The "Patraikos 2"

CourtHigh Court (Singapore)
JudgeLai Siu Chiu J
Judgment Date09 May 2002
Neutral Citation[2002] SGHC 103
Citation[2002] SGHC 103
Docket NumberAdmiralty In Rem No 81 of 1996
Plaintiff CounselLeong Kah Wah, Navinder Singh and Aileen Boey (Joseph Tan Jude Benny)
Date09 May 2002
Defendant CounselHaridass Ajaib, Augustine Liew and Kueh Ping Yang (Haridass Ho & Partners)
Published date19 September 2003
Subject MatterClaim against defendants for damage to cargo,Carriage of goods by sea,Burden on defendants to prove exercise of due diligence,Burden on plaintiffs to prove unseaworthiness,Proper care of cargo,Seaworthiness of vessel,Defendants' obligation to exercise due diligence to "properly man" the vessel,Manning requirement,Whether defendants can rely on exception to liability under art IV of Hague Rules,Nature of such obligation,Whether plaintiffs own or have or possessory title to cargo at time of grounding,Sch art III paras 1 & 2 & art IV para 2 Carriage of Goods by Sea Act (Cap 33, 1998 Ed),Exception to defendants' liability under Hague Rules,ss2(1) & 5(2) Bills of Lading Act (Cap 384, 1994 Ed),Whether plaintiffs holders of bills of lading or consignees of cargo,Title to sue,Admiralty and Shipping,Grounding of vessel and flooding of cargo holds,Sch art III para 1 & art IV para 2 Carriage of Goods by Sea Act (Cap 33, 1998 Ed)

Cur Adv Vult



The plaintiffs (numbering 42) were shippers of cargo loaded on board the ship Patraikos 2 (`the vessel`) formerly named MSC Carla, from various European ports. The vessel`s owners are Chester Shipping Co Ltd (the defendants) while her managers (since 1989) are Dioryx Maritime Corp of Athens, Greece (`the managers`). At the material time, the vessel was manned by a crew of 27 whose principal officers were Greek, including the Master Efstathious Katsoulis (`the master`) and the chief officer (Sporidis Aristotelis), while her second officer was a Filipino by the name of Ben Gallardo Orlanda (`Orlanda`). The rest of her crew was mainly Filipino and Egyptian. The vessel is a general cargo ship built in Belgium in 1979, with four (4) cargo holds fitted `tween decks; she has a deadweight capacity of 19,863 tonnes and a service speed of about 19 knots; she is registered at the port of Limassol, Cyprus.

At the material time, the vessel was time-chartered to Rickmers-Line GMBH (`the charterers`) for about 50 days, by a charterparty dated 21 November 1995. Just prior thereto, the vessel was dry-docked at Rotterdam for extensive maintenance and repairs works, carried out at a total cost of DFl 409,210. Thereafter, the vessel loaded cargo (about 13,066.13mt consisting of containers, steel products and assorted machinery) at Immingham, Antwerp, Hamburg and Genoa. She sailed from Genoa on 19 December 1996, first to Port Said and then to Penang.

After discharging some cargo at Penang, the vessel left on 6 January 1996 heading south for Map Ta Phut (Thailand). On the afternoon of 7 January 1996, while she was sailing in the Singapore Straits after crossing the Phillip Channel, the vessel ran aground on the rocks of Horsburgh Lighthouse. At the material time the crew keeping watch on the bridge was Orlanda and able-bodied seaman (`ABS`) Abdelmoneim Moustafa Ibrahim Mohamed (`Mohd`) from Egypt; the master had left the bridge at about noon.

The owners declared general average as a result of the casualty. The plaintiffs and their underwriters executed Lloyd`s Average Bonds or Average Guarantees in favour of the defendants, and surrendered their bills of lading in exchange for their cargo. The vessel was refloated on or about 7 April 1996, 103 days after the grounding, the salvage operation being carried out by Smit International (`the salvors`) who managed to retrieve the cargo particularly that stored in holds Nos 1 and 4. The salvors discharged approximately 11,566mt of cargo (including containers) into barges which were towed to Singapore`s Jurong Commercial Wharf between 25 January and 21 April 1996. The remaining steel cargo (approximately 1,500mt) in the No 2 lower hold was discharged and landed at Sembawang Shipyard on 19 April 1996.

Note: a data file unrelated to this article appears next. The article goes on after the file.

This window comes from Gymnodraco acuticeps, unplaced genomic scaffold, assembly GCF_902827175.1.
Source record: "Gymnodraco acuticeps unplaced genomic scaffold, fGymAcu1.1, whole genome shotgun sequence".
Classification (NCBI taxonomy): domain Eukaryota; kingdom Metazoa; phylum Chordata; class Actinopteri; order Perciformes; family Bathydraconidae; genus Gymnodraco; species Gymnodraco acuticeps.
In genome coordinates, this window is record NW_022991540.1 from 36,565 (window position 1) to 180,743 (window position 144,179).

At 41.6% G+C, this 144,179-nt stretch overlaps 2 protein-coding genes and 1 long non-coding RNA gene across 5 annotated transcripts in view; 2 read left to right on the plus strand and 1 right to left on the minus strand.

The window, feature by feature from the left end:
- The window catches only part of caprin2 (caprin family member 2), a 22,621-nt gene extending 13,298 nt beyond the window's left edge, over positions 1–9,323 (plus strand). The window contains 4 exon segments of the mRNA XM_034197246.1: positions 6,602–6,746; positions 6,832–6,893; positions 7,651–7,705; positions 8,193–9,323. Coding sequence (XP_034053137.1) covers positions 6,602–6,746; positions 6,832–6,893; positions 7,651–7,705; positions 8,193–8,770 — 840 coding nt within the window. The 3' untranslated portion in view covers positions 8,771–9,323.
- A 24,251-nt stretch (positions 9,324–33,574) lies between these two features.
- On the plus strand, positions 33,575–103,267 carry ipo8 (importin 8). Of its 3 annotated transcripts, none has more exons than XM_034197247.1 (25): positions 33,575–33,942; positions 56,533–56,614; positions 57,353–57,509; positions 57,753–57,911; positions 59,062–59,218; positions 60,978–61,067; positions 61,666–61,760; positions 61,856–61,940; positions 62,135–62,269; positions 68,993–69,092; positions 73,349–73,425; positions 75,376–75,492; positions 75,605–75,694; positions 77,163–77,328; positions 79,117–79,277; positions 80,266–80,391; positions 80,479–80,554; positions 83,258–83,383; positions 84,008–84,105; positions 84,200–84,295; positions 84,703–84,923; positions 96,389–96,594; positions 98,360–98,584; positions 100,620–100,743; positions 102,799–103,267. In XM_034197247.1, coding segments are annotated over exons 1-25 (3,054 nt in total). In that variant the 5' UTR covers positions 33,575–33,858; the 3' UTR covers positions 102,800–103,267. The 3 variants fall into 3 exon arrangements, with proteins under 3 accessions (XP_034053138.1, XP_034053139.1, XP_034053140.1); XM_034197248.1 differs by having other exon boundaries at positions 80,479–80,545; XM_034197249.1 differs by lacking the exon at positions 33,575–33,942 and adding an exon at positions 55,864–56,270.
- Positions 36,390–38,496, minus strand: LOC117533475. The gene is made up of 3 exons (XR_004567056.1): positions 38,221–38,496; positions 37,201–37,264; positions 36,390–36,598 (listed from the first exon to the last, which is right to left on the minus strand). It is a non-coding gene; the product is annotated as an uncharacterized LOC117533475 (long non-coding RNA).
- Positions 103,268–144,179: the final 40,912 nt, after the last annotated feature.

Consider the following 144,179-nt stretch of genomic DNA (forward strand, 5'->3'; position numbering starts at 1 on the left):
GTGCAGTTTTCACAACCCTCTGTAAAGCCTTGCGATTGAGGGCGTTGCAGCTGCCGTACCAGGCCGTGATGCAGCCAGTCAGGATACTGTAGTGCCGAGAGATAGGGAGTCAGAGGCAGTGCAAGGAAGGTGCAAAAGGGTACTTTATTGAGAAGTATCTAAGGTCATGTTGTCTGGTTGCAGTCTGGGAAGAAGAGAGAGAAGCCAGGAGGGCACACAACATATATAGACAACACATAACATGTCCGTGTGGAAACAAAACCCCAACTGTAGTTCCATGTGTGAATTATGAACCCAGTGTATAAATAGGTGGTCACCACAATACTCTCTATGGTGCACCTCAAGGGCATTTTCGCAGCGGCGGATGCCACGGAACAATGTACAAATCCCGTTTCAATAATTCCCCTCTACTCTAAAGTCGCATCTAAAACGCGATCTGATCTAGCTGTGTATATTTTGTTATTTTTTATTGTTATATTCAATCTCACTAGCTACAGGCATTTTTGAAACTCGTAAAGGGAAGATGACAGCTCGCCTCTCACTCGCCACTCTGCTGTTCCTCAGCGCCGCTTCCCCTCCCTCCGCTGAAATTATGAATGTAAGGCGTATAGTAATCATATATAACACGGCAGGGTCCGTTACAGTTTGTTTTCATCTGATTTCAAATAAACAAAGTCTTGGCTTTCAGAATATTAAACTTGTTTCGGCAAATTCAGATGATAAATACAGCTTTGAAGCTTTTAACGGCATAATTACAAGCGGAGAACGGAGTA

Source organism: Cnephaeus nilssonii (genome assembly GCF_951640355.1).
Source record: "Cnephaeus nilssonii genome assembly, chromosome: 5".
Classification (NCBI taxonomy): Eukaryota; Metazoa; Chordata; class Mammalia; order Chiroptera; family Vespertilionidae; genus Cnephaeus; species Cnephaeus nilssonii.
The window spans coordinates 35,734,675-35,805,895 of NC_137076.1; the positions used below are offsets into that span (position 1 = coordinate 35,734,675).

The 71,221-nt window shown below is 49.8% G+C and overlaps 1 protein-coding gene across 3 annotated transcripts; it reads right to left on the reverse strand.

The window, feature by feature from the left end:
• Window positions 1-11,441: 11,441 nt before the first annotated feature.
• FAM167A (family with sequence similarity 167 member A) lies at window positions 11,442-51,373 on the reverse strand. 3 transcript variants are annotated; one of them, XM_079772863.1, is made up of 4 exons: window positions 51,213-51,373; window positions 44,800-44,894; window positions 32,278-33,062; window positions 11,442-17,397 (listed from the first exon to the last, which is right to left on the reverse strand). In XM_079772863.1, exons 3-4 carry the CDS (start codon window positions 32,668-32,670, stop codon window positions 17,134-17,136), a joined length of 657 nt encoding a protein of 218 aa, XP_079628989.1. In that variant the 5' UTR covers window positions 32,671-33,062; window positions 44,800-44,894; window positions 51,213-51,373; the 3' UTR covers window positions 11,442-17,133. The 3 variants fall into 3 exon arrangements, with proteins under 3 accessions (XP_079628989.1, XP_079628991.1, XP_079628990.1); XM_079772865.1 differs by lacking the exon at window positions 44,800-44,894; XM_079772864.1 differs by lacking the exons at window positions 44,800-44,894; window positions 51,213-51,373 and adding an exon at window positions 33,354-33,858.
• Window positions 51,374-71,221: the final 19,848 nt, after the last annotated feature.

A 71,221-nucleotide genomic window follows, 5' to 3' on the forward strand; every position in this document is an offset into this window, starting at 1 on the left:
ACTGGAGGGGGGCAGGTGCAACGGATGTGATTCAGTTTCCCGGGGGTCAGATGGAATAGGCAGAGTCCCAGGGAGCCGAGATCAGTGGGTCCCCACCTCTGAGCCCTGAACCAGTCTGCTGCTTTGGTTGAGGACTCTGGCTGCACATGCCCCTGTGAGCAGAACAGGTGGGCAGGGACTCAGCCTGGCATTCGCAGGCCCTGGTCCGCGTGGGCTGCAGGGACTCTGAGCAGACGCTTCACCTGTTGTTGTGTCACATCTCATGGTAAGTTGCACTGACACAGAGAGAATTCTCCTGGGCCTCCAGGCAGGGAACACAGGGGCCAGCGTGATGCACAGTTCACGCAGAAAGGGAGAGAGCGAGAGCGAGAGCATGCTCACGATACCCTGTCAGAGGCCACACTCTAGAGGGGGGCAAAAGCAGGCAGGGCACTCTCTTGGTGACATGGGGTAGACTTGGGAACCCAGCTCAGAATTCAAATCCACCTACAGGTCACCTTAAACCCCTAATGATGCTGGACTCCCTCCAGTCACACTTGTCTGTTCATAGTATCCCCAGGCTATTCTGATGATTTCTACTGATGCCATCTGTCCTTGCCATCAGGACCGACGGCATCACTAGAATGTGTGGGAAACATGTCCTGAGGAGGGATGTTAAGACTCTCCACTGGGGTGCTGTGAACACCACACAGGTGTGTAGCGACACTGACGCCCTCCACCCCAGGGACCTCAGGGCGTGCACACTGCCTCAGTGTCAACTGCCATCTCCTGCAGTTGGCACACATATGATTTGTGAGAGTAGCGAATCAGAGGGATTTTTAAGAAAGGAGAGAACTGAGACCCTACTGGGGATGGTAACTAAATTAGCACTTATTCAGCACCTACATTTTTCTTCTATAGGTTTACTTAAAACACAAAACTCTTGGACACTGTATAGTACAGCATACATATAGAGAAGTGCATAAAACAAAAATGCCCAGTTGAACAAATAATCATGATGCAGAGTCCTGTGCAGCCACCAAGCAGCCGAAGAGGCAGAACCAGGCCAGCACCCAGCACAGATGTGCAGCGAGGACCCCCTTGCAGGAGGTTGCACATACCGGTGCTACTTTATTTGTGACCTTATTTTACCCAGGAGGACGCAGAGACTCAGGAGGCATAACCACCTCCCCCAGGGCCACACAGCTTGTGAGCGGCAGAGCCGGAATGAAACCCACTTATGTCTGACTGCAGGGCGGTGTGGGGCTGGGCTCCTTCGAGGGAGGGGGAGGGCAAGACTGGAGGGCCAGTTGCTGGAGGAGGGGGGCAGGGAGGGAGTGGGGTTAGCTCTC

After refloating, the vessel was delivered to Sembawang Shipyard on or about 18 April 1996 and drydocked. She remained there for some three (3) months, undergoing repairs (at a cost of about S$6.5m) until 20 July 1996. On or about 30 July 1996, the plaintiffs arrested the vessel. She was released from arrest after which the vessel left Singapore for Manila on 1 August 1996.


In the statement of claim, the plaintiffs pleaded they were the owners of the cargo and or endorsees of the bills of lading for the same, to whom property in the cargo passed upon or by reason of the endorsement. They alleged that the defendants were under a duty as bailees and/or carriers for reward to take reasonable care of their cargo and to deliver the same in the same good order and condition as shipped. They alleged that the defendants breached that duty as, by reason of the grounding, their cargo was damaged by seawater.

The plaintiffs alleged that the defendants breached art III paras 1 and 2 of the Hague Rules in that, the defendants failed to exercise due diligence to make the vessel seaworthy and that they failed to properly store, carry and discharge the cargo.

In the defence, the defendants admitted they were parties to the contract of carriage (although the bills of lading were issued by the charterers) by reason of cl 4(2) of the document; they claimed the benefit of the clause which states:

The Merchant undertakes that no claim or allegation shall be made against any person whomsoever by whom the carriage or any part of the carriage is performed or undertaken (other than the Carrier) ...